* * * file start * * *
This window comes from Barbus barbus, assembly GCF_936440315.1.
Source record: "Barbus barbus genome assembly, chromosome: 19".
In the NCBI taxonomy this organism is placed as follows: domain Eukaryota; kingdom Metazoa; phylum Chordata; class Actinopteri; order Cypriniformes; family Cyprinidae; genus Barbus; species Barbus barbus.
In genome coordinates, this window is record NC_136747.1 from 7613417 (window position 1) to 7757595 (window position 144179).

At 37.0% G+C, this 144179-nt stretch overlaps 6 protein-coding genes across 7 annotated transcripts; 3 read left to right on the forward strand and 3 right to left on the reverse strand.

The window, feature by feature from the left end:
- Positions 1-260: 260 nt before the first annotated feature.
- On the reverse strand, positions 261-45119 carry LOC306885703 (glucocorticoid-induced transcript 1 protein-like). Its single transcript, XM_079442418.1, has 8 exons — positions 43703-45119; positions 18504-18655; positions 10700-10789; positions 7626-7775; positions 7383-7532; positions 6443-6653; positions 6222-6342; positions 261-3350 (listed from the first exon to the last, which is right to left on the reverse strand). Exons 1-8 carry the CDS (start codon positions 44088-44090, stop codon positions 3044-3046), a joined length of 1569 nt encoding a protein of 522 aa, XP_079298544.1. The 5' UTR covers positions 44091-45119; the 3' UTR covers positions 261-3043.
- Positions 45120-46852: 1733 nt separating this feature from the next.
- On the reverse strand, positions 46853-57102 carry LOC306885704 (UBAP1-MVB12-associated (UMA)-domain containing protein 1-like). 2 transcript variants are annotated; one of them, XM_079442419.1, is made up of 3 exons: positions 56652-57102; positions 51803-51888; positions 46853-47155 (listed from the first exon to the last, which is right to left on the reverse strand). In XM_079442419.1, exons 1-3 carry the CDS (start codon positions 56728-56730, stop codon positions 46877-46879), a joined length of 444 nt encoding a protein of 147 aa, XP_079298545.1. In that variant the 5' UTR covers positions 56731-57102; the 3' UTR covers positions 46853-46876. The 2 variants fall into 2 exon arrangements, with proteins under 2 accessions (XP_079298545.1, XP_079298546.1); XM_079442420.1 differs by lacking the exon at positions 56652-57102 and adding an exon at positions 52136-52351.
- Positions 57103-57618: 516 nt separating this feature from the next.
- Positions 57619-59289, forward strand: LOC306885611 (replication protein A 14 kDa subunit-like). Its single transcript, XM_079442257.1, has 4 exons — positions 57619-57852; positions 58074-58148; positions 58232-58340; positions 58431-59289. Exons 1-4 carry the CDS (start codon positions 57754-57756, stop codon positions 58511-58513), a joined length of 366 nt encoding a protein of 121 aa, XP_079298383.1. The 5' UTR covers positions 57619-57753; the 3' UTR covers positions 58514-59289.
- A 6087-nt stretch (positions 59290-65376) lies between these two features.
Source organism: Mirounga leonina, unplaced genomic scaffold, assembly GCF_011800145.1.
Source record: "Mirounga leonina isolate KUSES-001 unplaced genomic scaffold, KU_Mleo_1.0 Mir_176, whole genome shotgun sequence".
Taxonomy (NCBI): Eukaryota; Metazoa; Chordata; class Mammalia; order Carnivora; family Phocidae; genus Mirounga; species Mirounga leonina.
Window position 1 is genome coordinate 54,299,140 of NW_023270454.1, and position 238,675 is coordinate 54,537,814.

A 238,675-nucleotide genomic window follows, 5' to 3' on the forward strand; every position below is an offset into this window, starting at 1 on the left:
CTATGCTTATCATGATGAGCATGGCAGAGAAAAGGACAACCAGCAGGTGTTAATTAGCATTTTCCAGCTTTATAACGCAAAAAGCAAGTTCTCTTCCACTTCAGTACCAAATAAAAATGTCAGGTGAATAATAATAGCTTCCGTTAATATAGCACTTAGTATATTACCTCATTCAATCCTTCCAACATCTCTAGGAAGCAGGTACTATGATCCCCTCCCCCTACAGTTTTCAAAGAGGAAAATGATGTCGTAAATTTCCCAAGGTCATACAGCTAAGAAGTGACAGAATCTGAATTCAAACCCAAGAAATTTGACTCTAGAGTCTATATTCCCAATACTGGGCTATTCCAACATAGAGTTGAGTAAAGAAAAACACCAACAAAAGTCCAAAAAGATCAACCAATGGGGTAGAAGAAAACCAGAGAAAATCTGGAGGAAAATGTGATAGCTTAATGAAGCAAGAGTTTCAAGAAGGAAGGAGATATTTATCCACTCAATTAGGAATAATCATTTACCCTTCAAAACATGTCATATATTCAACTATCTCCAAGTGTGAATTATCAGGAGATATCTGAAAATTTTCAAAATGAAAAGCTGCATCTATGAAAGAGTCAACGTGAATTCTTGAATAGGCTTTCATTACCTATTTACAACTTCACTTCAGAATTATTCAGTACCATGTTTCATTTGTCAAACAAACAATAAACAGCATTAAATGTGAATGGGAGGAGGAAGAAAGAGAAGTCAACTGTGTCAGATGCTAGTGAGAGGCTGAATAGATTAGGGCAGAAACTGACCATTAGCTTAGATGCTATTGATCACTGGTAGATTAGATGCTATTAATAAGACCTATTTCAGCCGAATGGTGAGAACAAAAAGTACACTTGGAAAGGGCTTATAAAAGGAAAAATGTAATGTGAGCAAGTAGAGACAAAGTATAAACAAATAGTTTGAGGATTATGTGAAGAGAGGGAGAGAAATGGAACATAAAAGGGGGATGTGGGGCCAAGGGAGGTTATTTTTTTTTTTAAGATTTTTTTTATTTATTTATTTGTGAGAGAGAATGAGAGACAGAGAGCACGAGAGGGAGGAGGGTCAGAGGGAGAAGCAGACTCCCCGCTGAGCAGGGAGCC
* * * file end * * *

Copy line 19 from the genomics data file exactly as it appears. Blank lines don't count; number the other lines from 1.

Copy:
CTATGCTTATCATGATGAGCATGGCAGAGAAAAGGACAACCAGCAGGTGTTAATTAGCATTTTCCAGCTTTATAACGCAAAAAGCAAGTTCTCTTCCACTTCAGTACCAAATAAAAATGTCAGGTGAATAATAATAGCTTCCGTTAATATAGCACTTAGTATATTACCTCATTCAATCCTTCCAACATCTCTAGGAAGCAGGTACTATGATCCCCTCCCCCTACAGTTTTCAAAGAGGAAAATGATGTCGTAAATTTCCCAAGGTCATACAGCTAAGAAGTGACAGAATCTGAATTCAAACCCAAGAAATTTGACTCTAGAGTCTATATTCCCAATACTGGGCTATTCCAACATAGAGTTGAGTAAAGAAAAACACCAACAAAAGTCCAAAAAGATCAACCAATGGGGTAGAAGAAAACCAGAGAAAATCTGGAGGAAAATGTGATAGCTTAATGAAGCAAGAGTTTCAAGAAGGAAGGAGATATTTATCCACTCAATTAGGAATAATCATTTACCCTTCAAAACATGTCATATATTCAACTATCTCCAAGTGTGAATTATCAGGAGATATCTGAAAATTTTCAAAATGAAAAGCTGCATCTATGAAAGAGTCAACGTGAATTCTTGAATAGGCTTTCATTACCTATTTACAACTTCACTTCAGAATTATTCAGTACCATGTTTCATTTGTCAAACAAACAATAAACAGCATTAAATGTGAATGGGAGGAGGAAGAAAGAGAAGTCAACTGTGTCAGATGCTAGTGAGAGGCTGAATAGATTAGGGCAGAAACTGACCATTAGCTTAGATGCTATTGATCACTGGTAGATTAGATGCTATTAATAAGACCTATTTCAGCCGAATGGTGAGAACAAAAAGTACACTTGGAAAGGGCTTATAAAAGGAAAAATGTAATGTGAGCAAGTAGAGACAAAGTATAAACAAATAGTTTGAGGATTATGTGAAGAGAGGGAGAGAAATGGAACATAAAAGGGGGATGTGGGGCCAAGGGAGGTTATTTTTTTTTTTAAGATTTTTTTTATTTATTTATTTGTGAGAGAGAATGAGAGACAGAGAGCACGAGAGGGAGGAGGGTCAGAGGGAGAAGCAGACTCCCCGCTGAGCAGGGAGCC